Area residents who wish to ensure emergency personnel are available with the training and equipment to get them out if they are ever trapped in a crashed vehicle will want to vote on an important referendum on Aug. 29.
If the proposal fails at the polls, all highway rescue services in the South Cariboo will cease on Dec. 31 (with the possible exception of the Lone Butte fire service area).
The reason for the referendum is because the District of 100 Mile House has stated increased costs for training and equipment have left an unmanageable and unfair burden on 100 Mile House Fire-Rescue, which performs the service in the South Cariboo.
To continue, it will need Cariboo Regional District (CRD) funding contributions.
The CRD has wrapped up its series of subregional open houses intended to educate taxpayers and answer questions about the potential impacts of a South Cariboo Highway Rescue Service Enhancement agreement.
CRD protective services manager Rowena Bastien said the tax impacts are very small for such an important service – for 2015, it will be $1.41 per $100,000 of property assessment.
The low cost may be why only three people turned out to the meeting held in 108 Mile Ranch on July 28 and just four (aside from fire department members) went to Forest Grove on July 22. However, a better attendance was seen at the Interlakes Community Centre on July 23.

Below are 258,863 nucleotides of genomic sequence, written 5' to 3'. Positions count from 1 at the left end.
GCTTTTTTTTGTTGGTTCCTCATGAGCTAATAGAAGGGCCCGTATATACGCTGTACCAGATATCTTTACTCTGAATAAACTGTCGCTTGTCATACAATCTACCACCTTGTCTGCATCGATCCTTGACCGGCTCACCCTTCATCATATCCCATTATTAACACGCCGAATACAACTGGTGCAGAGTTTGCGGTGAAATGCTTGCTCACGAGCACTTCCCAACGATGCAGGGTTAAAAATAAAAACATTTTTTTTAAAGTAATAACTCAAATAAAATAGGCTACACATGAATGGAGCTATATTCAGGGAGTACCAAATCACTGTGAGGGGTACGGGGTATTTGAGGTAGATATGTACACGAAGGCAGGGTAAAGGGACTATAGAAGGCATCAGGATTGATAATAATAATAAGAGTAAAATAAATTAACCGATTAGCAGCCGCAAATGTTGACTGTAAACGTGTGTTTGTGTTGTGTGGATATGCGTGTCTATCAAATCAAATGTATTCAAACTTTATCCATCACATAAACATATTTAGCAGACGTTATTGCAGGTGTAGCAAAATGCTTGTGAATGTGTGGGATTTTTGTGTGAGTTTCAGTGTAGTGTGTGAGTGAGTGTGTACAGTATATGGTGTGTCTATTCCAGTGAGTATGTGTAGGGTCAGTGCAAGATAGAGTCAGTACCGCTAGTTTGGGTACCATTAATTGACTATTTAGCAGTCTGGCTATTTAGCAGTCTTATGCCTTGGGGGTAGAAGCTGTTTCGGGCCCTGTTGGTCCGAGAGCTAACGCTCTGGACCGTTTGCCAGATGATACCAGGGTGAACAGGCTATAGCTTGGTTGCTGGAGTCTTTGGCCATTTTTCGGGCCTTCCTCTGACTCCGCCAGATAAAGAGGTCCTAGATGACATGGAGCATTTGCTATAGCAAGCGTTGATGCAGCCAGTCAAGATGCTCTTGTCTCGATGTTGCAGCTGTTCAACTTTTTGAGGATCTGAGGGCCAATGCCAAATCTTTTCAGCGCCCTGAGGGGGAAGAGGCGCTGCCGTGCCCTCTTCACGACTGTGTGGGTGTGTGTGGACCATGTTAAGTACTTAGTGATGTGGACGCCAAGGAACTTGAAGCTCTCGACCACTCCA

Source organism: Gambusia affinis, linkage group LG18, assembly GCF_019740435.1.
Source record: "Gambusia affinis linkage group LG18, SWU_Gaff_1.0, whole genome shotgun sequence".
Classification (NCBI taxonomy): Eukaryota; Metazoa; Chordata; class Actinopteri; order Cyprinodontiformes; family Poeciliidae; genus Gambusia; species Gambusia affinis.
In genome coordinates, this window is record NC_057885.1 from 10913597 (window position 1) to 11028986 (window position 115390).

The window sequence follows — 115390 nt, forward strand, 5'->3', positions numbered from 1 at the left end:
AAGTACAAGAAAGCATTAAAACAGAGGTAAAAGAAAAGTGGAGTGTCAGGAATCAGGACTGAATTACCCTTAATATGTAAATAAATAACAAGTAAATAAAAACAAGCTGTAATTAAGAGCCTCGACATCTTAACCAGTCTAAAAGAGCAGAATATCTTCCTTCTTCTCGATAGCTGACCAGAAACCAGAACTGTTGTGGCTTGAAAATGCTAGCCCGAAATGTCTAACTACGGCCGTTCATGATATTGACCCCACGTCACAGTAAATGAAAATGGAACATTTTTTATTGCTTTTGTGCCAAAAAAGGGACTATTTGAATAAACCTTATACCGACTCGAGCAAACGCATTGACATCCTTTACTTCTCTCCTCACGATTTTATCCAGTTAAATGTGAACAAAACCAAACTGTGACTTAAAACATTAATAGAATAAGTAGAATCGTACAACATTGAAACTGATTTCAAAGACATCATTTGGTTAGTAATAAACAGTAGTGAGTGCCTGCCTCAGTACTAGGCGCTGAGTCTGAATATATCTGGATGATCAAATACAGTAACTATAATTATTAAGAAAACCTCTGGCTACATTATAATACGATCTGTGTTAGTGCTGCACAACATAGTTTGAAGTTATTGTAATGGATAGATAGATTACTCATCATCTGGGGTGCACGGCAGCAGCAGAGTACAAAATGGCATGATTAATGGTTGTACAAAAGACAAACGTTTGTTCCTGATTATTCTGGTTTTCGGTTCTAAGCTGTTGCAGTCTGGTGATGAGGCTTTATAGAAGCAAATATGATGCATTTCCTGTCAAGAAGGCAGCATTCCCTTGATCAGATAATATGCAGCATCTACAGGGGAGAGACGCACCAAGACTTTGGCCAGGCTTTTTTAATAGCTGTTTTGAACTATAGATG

Meanwhile, Bastien expressed the CRD’s concern that taxpayers might mistakenly think “someone else” will voice approval for a “no-brainer” to keep such an important service with only a minimal cost.
The reality is, if too few folks turn out to the polls on Aug. 29, the vote could be slanted in a direction the majority of South Cariboo residents might not want it to go, she explained.
The general consensus at the meetings, including at the Interlakes open house which about 40 people attended, has been in favour of the enhanced services, she adds.
Bastien notes the most common questions at all three public meetings surrounded what potential there might be for a hike in taxation later, should the referendum successfully pass and highway rescue service continue.
Since this referendum involves a maximum annual taxation of the higher of $40,000 or the new tax requisitions (if they climb higher than that through assessment increases), any further tax increase would require another referendum approval, she explained.
The maximum is set at $0.0192/$1,000, or $1.92 per $100,000 of total property assessment, she noted.
The highway rescue enhancement contribution would establish a service to provide a contribution of funds to the District of 100 Mile House for the continued provision of highway rescue services in Electoral Areas H, L, and a portion of G. (A small northwest segment of Area G is covered by another, non-CRD service.)
However, Bastien said if volunteer fire departments did find the means to take this on in their own communities, costs would be greater for service area residents.
That’s because of the expensive rescue equipment (such as Jaws of Life and tools used to cut open crushed vehicles) and training that won’t likely be shared across the greater areas.